"Islam is taking root in Europe"
Ms. Gole, you surveyed people in Germany, France, England and other countries over the course of four years, asking those you refer to as "ordinary Muslims" what distinguishes Islam as practised in Europe. What do you mean by "ordinary Muslims"?
Gole: These are Muslims who are integrated into society, members of the middle class. They feel like completely ordinary citizens and yet they are not ordinary. Those who are really ordinary disappear into the majority society. But these Muslims stand out, because they want to live out their faith in their daily lives. As a result, Europe needs to come to terms with the symbols of this Islamic faith – such as mosques or headscarves – appearing in public life. Muslims share the public space with long-established citizens, many of whom are almost anti-religious as a consequence of secularisation. This leads to a certain proximity, but not really to any close links, let alone mutual appreciation.
The visibility of Islam seems to be a big problem for many. Conflicts are often sparked by mosque-building projects or the headscarf.
Gole: Not only the religious aspect is viewed with apprehension, but also the fact that with the migrants a whole new world has arrived in the middle of European society. A large section of the European public expects nothing less of the Muslims than complete cultural assimilation.
So the conflict is about culture?
Gole: There is widespread rejection of strangers and Islam is right at the top of the list. Islam is criticised not only by right-wing populists but also by leftist intellectuals, feminists and some sections of the homosexual movement. Having fought long and hard against the power of the Church in order to attain sexual freedom and gender equality, many people now feel threatened by the return of religion to the public sphere. They are less than willing to develop new standards together with Muslims.
Is there a lack of openness? Islam is after all debated frequently enough.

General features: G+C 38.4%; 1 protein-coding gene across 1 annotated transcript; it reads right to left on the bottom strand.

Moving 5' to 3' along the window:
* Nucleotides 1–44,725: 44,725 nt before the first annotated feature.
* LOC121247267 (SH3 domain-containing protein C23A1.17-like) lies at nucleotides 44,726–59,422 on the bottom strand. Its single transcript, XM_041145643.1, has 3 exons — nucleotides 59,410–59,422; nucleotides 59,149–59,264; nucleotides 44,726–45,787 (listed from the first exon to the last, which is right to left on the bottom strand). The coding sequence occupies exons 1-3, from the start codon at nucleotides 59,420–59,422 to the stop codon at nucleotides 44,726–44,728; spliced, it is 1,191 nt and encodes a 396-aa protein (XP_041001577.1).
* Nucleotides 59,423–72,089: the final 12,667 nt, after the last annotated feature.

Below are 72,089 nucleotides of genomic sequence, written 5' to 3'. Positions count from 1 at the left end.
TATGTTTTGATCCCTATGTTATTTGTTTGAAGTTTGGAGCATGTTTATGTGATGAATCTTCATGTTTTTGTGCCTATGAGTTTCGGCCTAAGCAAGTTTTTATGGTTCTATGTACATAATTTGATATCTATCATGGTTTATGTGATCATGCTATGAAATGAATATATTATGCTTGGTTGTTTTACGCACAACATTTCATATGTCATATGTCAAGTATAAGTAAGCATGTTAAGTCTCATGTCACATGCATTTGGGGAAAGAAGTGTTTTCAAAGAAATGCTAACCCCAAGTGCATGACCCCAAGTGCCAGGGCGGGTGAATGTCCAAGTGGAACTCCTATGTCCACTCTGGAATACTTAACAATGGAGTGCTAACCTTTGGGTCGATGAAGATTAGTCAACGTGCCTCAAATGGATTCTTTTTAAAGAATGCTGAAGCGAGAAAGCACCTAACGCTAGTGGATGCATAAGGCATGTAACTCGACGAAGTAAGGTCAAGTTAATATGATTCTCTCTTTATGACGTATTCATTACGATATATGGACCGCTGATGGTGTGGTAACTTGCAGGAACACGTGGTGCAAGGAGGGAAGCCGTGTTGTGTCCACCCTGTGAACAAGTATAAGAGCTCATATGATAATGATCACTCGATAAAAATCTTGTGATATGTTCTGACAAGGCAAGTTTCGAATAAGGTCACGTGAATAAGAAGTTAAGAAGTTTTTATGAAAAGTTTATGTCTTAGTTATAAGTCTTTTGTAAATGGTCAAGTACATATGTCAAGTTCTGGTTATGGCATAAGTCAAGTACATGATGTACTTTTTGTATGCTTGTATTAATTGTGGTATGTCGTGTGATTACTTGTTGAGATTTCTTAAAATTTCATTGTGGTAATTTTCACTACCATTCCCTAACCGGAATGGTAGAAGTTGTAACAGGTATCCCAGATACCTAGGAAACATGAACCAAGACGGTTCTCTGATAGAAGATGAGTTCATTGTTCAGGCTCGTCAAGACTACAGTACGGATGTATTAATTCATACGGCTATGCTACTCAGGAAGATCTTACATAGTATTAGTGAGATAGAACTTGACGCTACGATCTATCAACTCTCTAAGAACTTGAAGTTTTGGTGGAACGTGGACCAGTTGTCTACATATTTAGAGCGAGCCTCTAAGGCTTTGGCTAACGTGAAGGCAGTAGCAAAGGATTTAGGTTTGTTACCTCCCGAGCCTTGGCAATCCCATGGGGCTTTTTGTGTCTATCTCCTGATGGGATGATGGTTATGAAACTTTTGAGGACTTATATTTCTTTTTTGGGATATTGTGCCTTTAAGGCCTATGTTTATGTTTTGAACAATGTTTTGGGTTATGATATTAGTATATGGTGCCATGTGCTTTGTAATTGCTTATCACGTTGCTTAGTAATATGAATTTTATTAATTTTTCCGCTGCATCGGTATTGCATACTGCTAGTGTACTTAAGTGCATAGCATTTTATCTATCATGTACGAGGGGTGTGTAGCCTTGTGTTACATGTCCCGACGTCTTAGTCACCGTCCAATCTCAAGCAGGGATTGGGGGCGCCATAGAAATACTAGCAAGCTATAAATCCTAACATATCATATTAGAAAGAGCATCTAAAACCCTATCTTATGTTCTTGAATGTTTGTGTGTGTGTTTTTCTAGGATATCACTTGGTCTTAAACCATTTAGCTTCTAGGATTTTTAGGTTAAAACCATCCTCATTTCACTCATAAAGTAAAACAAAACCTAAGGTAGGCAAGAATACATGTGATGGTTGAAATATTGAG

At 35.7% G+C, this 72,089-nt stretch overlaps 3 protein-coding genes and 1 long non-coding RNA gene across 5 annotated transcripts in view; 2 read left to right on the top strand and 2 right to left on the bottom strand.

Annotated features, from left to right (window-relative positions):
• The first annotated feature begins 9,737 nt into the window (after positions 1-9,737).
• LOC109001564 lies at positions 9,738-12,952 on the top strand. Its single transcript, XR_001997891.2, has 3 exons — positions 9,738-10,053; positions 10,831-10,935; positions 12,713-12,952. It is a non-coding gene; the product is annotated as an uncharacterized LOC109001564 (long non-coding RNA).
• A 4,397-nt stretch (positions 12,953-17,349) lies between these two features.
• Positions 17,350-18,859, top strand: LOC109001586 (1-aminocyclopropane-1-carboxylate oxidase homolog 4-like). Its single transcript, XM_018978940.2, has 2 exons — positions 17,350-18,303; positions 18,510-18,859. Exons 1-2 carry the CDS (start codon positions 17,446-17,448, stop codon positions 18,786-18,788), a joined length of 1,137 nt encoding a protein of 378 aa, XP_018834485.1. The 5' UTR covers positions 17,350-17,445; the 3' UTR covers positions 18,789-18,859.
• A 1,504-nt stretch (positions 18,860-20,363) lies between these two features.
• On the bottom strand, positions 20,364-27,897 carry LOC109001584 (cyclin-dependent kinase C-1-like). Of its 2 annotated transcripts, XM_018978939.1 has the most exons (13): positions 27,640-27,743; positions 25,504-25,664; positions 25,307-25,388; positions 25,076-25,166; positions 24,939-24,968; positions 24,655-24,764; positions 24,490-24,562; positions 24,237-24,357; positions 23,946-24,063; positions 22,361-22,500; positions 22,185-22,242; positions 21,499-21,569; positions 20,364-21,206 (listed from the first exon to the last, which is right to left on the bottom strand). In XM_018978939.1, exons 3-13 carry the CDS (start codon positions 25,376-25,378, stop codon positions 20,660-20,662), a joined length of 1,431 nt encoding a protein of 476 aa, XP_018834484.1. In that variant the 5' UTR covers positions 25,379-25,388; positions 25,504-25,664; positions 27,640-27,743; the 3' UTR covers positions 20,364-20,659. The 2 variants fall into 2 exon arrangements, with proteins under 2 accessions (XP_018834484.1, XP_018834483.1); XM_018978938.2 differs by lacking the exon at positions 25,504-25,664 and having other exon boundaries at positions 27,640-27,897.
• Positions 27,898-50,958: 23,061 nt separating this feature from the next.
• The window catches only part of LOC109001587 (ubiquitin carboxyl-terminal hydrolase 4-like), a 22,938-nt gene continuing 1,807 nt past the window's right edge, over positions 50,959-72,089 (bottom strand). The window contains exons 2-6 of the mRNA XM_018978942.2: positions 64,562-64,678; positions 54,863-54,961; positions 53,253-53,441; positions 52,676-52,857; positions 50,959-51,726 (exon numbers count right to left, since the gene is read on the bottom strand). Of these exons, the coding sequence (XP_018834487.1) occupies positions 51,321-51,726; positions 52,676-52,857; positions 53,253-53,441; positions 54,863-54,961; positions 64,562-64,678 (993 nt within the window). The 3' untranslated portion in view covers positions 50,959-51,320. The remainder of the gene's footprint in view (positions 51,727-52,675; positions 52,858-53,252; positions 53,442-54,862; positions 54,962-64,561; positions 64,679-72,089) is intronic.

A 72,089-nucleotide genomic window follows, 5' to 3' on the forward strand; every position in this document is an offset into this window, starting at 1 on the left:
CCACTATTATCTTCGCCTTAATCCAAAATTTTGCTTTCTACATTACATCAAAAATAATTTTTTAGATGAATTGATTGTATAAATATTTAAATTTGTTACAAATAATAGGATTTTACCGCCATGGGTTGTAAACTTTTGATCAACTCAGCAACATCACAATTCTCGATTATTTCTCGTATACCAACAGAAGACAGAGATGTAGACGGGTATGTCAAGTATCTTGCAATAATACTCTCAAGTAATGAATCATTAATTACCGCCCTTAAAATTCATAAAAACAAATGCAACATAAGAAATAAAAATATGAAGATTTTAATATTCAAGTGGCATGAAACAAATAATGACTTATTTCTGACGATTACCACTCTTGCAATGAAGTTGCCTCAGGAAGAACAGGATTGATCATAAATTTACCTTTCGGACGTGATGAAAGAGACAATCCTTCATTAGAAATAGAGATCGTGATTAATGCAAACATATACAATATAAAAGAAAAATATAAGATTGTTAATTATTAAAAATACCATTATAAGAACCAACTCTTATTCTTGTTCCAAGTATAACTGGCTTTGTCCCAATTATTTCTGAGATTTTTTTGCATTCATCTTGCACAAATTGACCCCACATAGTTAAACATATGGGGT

Gole: Yes, but the debate is not evolving in a way that brings us closer together. When it comes to questions of halal food, for example, the discussion quickly turns to animal rights. Religion is then side-lined.
So the majority society is still constrained too much by its age-old cultural boundaries?
Gole: Yes – and the debate then misses the point – which is the reality faced by Muslims today. Yet even they no longer practise their religion in their everyday lives like their parents and grandparents once did. And nor do they want to, because they see themselves as part of the European cultural landscape.
For most of them, there is no question that they therefore have to act in accordance with secular laws, while also trying to abide by Islamic codes of behaviour. As Muslims are in the minority, it is not a given that they can practise their religion here to the fullest. For example, anyone wishing to pray five times during the typical European workday needs a strategy. That′s why young Muslims are very considered when it comes to practising their faith.
By bringing their religion out into the public space, they are casting Europe in a completely new light. The same can be said of the European converts. Islam is taking root here.
So we are witnessing the birth of a specifically European Islam?
Gole: We are witnessing a new iteration of Islam. Not dictated by politics, but taking shape at the everyday level, at the grass roots.